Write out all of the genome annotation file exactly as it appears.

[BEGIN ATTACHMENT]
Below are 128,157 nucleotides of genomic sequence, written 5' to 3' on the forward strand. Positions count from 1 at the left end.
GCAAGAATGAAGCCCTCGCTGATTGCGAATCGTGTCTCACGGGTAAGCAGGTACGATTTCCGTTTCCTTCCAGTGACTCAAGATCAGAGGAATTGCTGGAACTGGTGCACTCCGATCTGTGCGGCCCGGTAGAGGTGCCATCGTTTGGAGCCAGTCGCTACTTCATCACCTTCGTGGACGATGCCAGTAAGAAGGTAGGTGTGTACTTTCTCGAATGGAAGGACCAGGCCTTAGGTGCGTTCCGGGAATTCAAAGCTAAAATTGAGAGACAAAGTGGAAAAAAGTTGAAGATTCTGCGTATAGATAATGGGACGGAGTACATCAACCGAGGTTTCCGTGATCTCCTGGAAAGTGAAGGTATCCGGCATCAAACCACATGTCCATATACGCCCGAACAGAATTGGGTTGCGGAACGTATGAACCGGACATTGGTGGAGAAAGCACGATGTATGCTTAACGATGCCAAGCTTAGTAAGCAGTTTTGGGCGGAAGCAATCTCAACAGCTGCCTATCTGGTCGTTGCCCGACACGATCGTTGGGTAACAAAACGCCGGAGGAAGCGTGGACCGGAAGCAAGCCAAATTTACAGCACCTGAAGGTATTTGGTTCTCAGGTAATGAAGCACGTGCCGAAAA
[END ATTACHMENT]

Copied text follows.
Below are 128,157 nucleotides of genomic sequence, written 5' to 3' on the forward strand. Positions count from 1 at the left end.
GCAAGAATGAAGCCCTCGCTGATTGCGAATCGTGTCTCACGGGTAAGCAGGTACGATTTCCGTTTCCTTCCAGTGACTCAAGATCAGAGGAATTGCTGGAACTGGTGCACTCCGATCTGTGCGGCCCGGTAGAGGTGCCATCGTTTGGAGCCAGTCGCTACTTCATCACCTTCGTGGACGATGCCAGTAAGAAGGTAGGTGTGTACTTTCTCGAATGGAAGGACCAGGCCTTAGGTGCGTTCCGGGAATTCAAAGCTAAAATTGAGAGACAAAGTGGAAAAAAGTTGAAGATTCTGCGTATAGATAATGGGACGGAGTACATCAACCGAGGTTTCCGTGATCTCCTGGAAAGTGAAGGTATCCGGCATCAAACCACATGTCCATATACGCCCGAACAGAATTGGGTTGCGGAACGTATGAACCGGACATTGGTGGAGAAAGCACGATGTATGCTTAACGATGCCAAGCTTAGTAAGCAGTTTTGGGCGGAAGCAATCTCAACAGCTGCCTATCTGGTCGTTGCCCGACACGATCGTTGGGTAACAAAACGCCGGAGGAAGCGTGGACCGGAAGCAAGCCAAATTTACAGCACCTGAAGGTATTTGGTTCTCAGGTAATGAAGCACGTGCCGAAAA